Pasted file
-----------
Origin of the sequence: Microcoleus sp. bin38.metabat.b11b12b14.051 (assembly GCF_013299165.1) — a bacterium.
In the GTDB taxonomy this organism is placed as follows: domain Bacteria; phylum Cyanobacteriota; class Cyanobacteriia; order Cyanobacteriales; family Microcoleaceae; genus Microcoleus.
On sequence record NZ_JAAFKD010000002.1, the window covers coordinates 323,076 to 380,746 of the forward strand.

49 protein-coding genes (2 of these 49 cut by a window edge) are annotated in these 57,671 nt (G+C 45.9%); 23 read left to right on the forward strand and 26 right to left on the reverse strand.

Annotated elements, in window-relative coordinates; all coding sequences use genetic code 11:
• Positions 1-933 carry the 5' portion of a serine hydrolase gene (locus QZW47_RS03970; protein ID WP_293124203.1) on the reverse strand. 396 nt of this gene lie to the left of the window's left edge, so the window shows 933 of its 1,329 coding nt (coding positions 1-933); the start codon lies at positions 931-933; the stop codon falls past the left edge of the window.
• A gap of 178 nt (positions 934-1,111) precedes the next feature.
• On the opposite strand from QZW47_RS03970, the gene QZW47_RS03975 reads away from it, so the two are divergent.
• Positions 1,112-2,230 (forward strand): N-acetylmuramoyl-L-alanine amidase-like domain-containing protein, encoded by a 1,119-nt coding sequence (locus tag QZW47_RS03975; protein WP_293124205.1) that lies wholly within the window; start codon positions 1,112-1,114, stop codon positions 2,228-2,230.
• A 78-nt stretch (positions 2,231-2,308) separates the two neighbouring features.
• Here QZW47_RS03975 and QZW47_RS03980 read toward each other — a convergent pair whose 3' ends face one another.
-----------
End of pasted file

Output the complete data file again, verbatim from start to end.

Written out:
Origin of the sequence: Microcoleus sp. bin38.metabat.b11b12b14.051 (assembly GCF_013299165.1) — a bacterium.
In the GTDB taxonomy this organism is placed as follows: domain Bacteria; phylum Cyanobacteriota; class Cyanobacteriia; order Cyanobacteriales; family Microcoleaceae; genus Microcoleus.
On sequence record NZ_JAAFKD010000002.1, the window covers coordinates 323,076 to 380,746 of the forward strand.

49 protein-coding genes (2 of these 49 cut by a window edge) are annotated in these 57,671 nt (G+C 45.9%); 23 read left to right on the forward strand and 26 right to left on the reverse strand.

Annotated elements, in window-relative coordinates; all coding sequences use genetic code 11:
• Positions 1-933 carry the 5' portion of a serine hydrolase gene (locus QZW47_RS03970; protein ID WP_293124203.1) on the reverse strand. 396 nt of this gene lie to the left of the window's left edge, so the window shows 933 of its 1,329 coding nt (coding positions 1-933); the start codon lies at positions 931-933; the stop codon falls past the left edge of the window.
• A gap of 178 nt (positions 934-1,111) precedes the next feature.
• On the opposite strand from QZW47_RS03970, the gene QZW47_RS03975 reads away from it, so the two are divergent.
• Positions 1,112-2,230 (forward strand): N-acetylmuramoyl-L-alanine amidase-like domain-containing protein, encoded by a 1,119-nt coding sequence (locus tag QZW47_RS03975; protein WP_293124205.1) that lies wholly within the window; start codon positions 1,112-1,114, stop codon positions 2,228-2,230.
• A 78-nt stretch (positions 2,231-2,308) separates the two neighbouring features.
• Here QZW47_RS03975 and QZW47_RS03980 read toward each other — a convergent pair whose 3' ends face one another.